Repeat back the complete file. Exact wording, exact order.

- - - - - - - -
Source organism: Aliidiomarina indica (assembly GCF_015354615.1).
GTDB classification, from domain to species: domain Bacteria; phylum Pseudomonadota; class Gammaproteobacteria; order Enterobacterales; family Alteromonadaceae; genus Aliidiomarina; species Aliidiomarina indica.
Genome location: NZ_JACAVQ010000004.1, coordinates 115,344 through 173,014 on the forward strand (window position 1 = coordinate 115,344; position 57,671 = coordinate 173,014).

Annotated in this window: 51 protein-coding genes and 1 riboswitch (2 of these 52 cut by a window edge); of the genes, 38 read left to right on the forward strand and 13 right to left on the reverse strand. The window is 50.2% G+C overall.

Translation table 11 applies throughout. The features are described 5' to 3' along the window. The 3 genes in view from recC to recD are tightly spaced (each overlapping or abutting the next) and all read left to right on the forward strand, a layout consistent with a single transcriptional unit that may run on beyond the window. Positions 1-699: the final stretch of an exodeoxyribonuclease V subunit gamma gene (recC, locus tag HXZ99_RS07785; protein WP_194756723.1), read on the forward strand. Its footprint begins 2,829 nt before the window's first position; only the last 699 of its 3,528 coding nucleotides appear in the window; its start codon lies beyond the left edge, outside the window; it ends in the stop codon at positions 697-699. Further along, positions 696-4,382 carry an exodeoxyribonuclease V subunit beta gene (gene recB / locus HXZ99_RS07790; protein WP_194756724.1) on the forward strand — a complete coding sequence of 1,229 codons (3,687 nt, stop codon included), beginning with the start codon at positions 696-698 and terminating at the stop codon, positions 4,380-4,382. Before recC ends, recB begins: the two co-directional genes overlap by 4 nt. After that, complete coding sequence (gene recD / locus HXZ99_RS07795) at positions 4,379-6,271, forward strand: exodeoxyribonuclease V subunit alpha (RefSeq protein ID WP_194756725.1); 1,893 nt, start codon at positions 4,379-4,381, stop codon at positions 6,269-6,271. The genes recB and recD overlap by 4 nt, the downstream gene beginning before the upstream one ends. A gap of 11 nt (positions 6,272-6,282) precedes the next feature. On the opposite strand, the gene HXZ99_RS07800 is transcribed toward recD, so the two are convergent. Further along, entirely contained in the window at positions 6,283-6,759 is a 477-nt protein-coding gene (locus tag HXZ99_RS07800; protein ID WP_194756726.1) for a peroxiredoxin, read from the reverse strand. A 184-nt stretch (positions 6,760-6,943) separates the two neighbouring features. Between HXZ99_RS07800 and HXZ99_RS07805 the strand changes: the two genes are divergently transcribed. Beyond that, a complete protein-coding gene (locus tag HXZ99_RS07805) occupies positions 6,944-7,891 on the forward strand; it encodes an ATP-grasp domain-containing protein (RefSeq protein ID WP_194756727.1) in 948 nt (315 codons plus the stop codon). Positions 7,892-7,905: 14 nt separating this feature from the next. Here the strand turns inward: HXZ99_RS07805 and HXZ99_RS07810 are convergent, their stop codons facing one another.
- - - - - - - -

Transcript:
Source organism: Aliidiomarina indica (assembly GCF_015354615.1).
GTDB classification, from domain to species: domain Bacteria; phylum Pseudomonadota; class Gammaproteobacteria; order Enterobacterales; family Alteromonadaceae; genus Aliidiomarina; species Aliidiomarina indica.
Genome location: NZ_JACAVQ010000004.1, coordinates 115,344 through 173,014 on the forward strand (window position 1 = coordinate 115,344; position 57,671 = coordinate 173,014).

Annotated in this window: 51 protein-coding genes and 1 riboswitch (2 of these 52 cut by a window edge); of the genes, 38 read left to right on the forward strand and 13 right to left on the reverse strand. The window is 50.2% G+C overall.

Translation table 11 applies throughout. The features are described 5' to 3' along the window. The 3 genes in view from recC to recD are tightly spaced (each overlapping or abutting the next) and all read left to right on the forward strand, a layout consistent with a single transcriptional unit that may run on beyond the window. Positions 1-699: the final stretch of an exodeoxyribonuclease V subunit gamma gene (recC, locus tag HXZ99_RS07785; protein WP_194756723.1), read on the forward strand. Its footprint begins 2,829 nt before the window's first position; only the last 699 of its 3,528 coding nucleotides appear in the window; its start codon lies beyond the left edge, outside the window; it ends in the stop codon at positions 697-699. Further along, positions 696-4,382 carry an exodeoxyribonuclease V subunit beta gene (gene recB / locus HXZ99_RS07790; protein WP_194756724.1) on the forward strand — a complete coding sequence of 1,229 codons (3,687 nt, stop codon included), beginning with the start codon at positions 696-698 and terminating at the stop codon, positions 4,380-4,382. Before recC ends, recB begins: the two co-directional genes overlap by 4 nt. After that, complete coding sequence (gene recD / locus HXZ99_RS07795) at positions 4,379-6,271, forward strand: exodeoxyribonuclease V subunit alpha (RefSeq protein ID WP_194756725.1); 1,893 nt, start codon at positions 4,379-4,381, stop codon at positions 6,269-6,271. The genes recB and recD overlap by 4 nt, the downstream gene beginning before the upstream one ends. A gap of 11 nt (positions 6,272-6,282) precedes the next feature. On the opposite strand, the gene HXZ99_RS07800 is transcribed toward recD, so the two are convergent. Further along, entirely contained in the window at positions 6,283-6,759 is a 477-nt protein-coding gene (locus tag HXZ99_RS07800; protein ID WP_194756726.1) for a peroxiredoxin, read from the reverse strand. A 184-nt stretch (positions 6,760-6,943) separates the two neighbouring features. Between HXZ99_RS07800 and HXZ99_RS07805 the strand changes: the two genes are divergently transcribed. Beyond that, a complete protein-coding gene (locus tag HXZ99_RS07805) occupies positions 6,944-7,891 on the forward strand; it encodes an ATP-grasp domain-containing protein (RefSeq protein ID WP_194756727.1) in 948 nt (315 codons plus the stop codon). Positions 7,892-7,905: 14 nt separating this feature from the next. Here the strand turns inward: HXZ99_RS07805 and HXZ99_RS07810 are convergent, their stop codons facing one another.